Some of them are in wonderful, loving family relationships, some of them have very difficult family relationships, et cetera, et cetera, et cetera, except for one thing. The one thing that ties all of the successful people together who I know is a bias for action, okay? A bias for action. Everyone I know who is successful has this tendency to act, has a bias towards action.

Now, sometimes the way that this bias manifests is different. Many successful people plan, but when they plan before they act. They're planning with the intention of acting.

And it's a very active planning. Not only that, it is a plan that leads directly to action. And so they have a bias for action.

Some of these highly successful people I know don't worry about planning. They get just a rough idea of where they're headed and they begin acting. And as they begin acting, they start to see success and they start to see failure.

And that success. And failure helps give them information, gives them data about how to take further action. And most of the successful people I know are right in between.

They'll plan as much as they can while still having this bias for action and then immediately start taking the smaller steps that they know to do. And those small steps give them the feedback, the information, the data that they need to course correct to pivot and to take better action or to make better plans. So everyone that I know who is highly successful has this bias for action.

And this bias for action helps them to maintain that level of success in all of these very wide and ranging different ways. So the crazy thing, in my opinion, is that all of us are born with this bias for action. We are born curious and excited to explore until we decide to stop.

I know a lot of listeners have already participated in the Ivy League Challenge, and you're going to recognize this content and some of this advice from pillar Three where we develop your authentic impact project. But for the rest of you, let me just share kind of the tip of the iceberg, some of the most important ideas around this bias for action. Because most of you listening.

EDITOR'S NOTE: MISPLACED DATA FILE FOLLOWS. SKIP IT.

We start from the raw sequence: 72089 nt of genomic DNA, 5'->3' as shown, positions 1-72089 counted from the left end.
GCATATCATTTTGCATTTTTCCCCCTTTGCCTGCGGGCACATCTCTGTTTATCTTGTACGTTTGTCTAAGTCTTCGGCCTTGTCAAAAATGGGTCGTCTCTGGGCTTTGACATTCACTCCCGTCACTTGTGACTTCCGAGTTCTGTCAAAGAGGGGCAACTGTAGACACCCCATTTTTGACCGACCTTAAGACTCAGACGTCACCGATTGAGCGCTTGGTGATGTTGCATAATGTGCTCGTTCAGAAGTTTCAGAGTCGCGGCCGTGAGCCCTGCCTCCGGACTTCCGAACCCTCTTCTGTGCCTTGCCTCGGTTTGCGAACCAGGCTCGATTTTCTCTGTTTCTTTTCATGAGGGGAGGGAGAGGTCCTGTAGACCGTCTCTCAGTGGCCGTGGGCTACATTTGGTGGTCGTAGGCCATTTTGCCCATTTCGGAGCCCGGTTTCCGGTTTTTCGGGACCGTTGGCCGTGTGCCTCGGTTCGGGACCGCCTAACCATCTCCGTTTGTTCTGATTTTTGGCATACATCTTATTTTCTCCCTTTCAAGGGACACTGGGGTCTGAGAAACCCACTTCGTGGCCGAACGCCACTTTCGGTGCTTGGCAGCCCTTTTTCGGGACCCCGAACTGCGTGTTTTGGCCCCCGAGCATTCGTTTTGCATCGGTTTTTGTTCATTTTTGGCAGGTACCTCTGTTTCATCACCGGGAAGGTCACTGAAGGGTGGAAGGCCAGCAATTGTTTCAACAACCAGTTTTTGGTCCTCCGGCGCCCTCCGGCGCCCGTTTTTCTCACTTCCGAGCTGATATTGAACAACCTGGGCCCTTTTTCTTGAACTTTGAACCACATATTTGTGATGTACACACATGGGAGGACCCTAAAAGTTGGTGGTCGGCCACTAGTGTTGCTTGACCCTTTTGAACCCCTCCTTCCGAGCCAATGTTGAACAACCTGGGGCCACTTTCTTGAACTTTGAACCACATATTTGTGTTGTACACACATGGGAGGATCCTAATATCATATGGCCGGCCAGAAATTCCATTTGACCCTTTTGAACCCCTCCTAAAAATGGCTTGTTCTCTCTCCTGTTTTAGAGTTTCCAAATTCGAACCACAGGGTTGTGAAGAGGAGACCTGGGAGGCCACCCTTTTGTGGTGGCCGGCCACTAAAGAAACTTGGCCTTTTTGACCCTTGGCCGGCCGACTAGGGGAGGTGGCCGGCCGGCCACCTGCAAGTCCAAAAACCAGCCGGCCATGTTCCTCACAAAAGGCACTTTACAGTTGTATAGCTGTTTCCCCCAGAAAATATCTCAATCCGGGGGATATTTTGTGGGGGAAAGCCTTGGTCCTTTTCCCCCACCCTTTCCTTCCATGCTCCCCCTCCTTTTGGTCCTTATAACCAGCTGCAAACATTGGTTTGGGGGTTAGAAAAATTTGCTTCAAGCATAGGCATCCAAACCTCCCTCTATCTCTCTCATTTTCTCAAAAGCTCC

Even if you have not participated in the Ivy League challenge, you have a bias for action. If you didn't, you wouldn't be listening. And if you are listening and you feel like, you know what? I don't.

I don't have a bias for action, I wish I did, then you are probably being held back by fear. And maybe this fear holds you back because you think you need more time to plan or you need more coaching or more money or more resources. But if you do not have this bias for action, then you can probably rest assured that that extra planning, the extra motivation, the waiting for more coaching, waiting for more money, waiting for more resources, these are just excuses.

They nearly always are. Now, to tilt yourself back to a healthy bias for action, I have one simple suggestion. But in order to understand this suggestion, I need you to think about the four stages of competence first.

Now, you may have heard of the four stages of competence. It goes something like this. At the beginning, before you've ever participated in an activity, you have unconscious incompetence.

In other words, there is so much that you don't know about this new activity that you don't even know what you don't know. You are unaware of the incompetence. You are unaware of how little you know to do.